Memories of a
(University of Wisconsin)
"Joto, puto, marica, maricón, margarita" are the most common Mexican words for a gay man ... according to González. He likes "mariposa" most of all, "an allusion to the feminine fluttering of eyelashes."
He neglects to mention "lilo" (purple) and the current favorites, "maricornflay" (a strange marriage of "buttterfly" and "cornflakes"), and "Gaytorade," from the drink of the same name. "Gay" is equally common, pronounced as in English.
As he makes clear, to be gay in Mexico and among Mexicans is different than to be involved in gay life to the north. The Macho world makes more room for non-gay men who indulge in a quick hop in the sack. Before he was a full adult, he had experienced several sessions. "I was no stranger to sex with men ... I had been experimenting with closeted older men I had met working in the fields."
They latched onto me after work when they saw me walking down "el campo" streets, courting me as they would a girl, with low-voiced sweet talk and coy eyebrows, all of it performed clandestinely since they might have girlfriends or wives.
Despite these diversions, most of Butterfly Boy is the story of one who grows up poor in both Mexico and the United States, works from age eleven in the fields, sleeps twelve to a room with his brother and cousins, lives with his mother or grandmother who buy all his clothes at the tiangis, moves about with his family from job to job, both in the north and to the south.
His great misery as a youth is not so much the fact that he is gay --- although he likes to paint his face with rouge and wear his mother's high-heels when no one is around --- but instead, the fact that he suffers from being so fat that they hide him at the back of the school chorus. He also has to live with the taunts and insults from his grandfather, watching his father come home shit-faced, and, worst of all, when he is twelve, seeing his mother die. She had, he says, literally worked herself to death.
Although most of his family couldn't read the printed word, a couple of teachers got González interested in books. His writing (and championship spelling) resulted in top honors in high school in Indio and led to a scholarship to the University of California at Riverside.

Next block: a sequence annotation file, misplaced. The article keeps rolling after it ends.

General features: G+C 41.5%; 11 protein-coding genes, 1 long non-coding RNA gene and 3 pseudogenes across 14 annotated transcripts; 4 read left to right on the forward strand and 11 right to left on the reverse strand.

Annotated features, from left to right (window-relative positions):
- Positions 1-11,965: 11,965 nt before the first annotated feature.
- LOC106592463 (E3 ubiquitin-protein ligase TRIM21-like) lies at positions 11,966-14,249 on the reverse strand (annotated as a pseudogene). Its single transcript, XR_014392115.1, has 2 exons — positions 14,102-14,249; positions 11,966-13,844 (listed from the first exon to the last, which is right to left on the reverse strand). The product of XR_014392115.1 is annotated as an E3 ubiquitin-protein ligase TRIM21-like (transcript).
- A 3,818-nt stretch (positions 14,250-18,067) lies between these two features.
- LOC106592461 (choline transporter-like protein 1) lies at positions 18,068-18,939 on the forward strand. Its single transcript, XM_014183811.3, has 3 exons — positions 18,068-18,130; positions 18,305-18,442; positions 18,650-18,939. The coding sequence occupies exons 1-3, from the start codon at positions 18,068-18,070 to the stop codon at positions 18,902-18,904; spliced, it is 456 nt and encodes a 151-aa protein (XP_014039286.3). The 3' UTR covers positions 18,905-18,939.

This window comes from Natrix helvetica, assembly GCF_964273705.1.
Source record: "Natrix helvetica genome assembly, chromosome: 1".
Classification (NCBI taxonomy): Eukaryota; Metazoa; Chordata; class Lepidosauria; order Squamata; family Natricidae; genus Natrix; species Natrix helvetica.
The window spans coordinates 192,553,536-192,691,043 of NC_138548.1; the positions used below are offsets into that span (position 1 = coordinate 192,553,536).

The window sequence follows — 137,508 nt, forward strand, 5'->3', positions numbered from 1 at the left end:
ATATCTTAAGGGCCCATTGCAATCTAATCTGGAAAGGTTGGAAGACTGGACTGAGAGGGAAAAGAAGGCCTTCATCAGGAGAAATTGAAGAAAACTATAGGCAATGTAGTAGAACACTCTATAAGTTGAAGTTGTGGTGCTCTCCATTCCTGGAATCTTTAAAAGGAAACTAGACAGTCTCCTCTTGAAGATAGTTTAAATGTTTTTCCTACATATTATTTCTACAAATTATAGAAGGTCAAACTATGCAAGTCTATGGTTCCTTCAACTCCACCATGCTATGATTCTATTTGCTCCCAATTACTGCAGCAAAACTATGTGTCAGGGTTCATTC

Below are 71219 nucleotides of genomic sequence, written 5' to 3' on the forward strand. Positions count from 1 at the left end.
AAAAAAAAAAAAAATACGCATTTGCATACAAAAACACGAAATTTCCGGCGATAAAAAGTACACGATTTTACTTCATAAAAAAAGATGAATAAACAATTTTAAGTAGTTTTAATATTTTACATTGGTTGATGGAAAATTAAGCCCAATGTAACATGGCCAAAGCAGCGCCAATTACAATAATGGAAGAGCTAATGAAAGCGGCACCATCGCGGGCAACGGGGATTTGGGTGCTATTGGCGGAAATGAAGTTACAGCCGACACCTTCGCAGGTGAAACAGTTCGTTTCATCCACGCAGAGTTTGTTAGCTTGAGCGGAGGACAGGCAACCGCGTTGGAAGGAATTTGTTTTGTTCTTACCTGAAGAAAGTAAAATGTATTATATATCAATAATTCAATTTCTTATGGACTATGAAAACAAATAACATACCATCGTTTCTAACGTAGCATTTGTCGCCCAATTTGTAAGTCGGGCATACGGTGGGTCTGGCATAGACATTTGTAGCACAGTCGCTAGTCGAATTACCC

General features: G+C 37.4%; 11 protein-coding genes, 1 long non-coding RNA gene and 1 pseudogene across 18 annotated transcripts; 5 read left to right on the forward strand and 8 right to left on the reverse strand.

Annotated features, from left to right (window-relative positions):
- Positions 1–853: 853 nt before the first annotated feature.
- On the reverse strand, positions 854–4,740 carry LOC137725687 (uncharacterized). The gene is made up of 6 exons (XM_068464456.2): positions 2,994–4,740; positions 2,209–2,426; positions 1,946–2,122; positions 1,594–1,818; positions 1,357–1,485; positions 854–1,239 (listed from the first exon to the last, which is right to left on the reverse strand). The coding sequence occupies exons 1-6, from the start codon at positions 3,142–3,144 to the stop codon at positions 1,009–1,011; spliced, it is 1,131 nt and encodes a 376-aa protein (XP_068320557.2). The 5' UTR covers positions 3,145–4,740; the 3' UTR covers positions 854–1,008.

In addition, reading full-time was a way to avoid getting involved in the family battles --- especially with his taunting grandfather and his hormone-filled cousins. The homeboys at school left him alone because he was always off in the corner with a book. When everyone else was yelling and slapping each other around, he was immersed in Valley of the Dolls, Coma, Jaws.
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Books save González from war with family and peers, but we are introduced, first chapter (along with one in the middle and another at the end), to ... what should we call it? ... the hunger to get beat up, smashed around. By whom? "My lover," he says.
My lover? A man who burns him twice with his cigarette. A man who regularly calls him "bitch." A man who belittles him in front of his friends. makes him wait on them: "He's Mexican; he knows how..." A man who breaks his glasses. A man who punches him so hard, "Everything goes black."
The lining inside my mouth, behind my lips, has been split open where the teeth cut into my flesh. I run my tongue on the wounds and it stings.
"I have no idea what my lover has used to sodomize me, but I'm hoping it's still not inside my rectum because it feels as if it is. The couch has been smeared with blood."
"My lover." After all this, instead of calling him "a freak" or a "crazed sadist," González uses that tender word. "My lover."
¿Qué debemos decir? It's a sad story of a deprived, depressing childhood; it's the story of one who is strong enough to put up with the ego-murdering racial insults in high school and college ... and make it on his own. But this "my lover" business. The burns. The blood. And "I have no idea what my lover has used to sodomize me."
Rigoberto González is a more than competent writer. He would probably get a prize from Strunk and White for his style. But in matters of passion, he would perhaps earn the attention of Masters and Johnson, if not Richard Freiherr von Krafft-Ebing.
Butterflies, we believe, don't normally hang out with snakes.--- Juana Torres-Garcia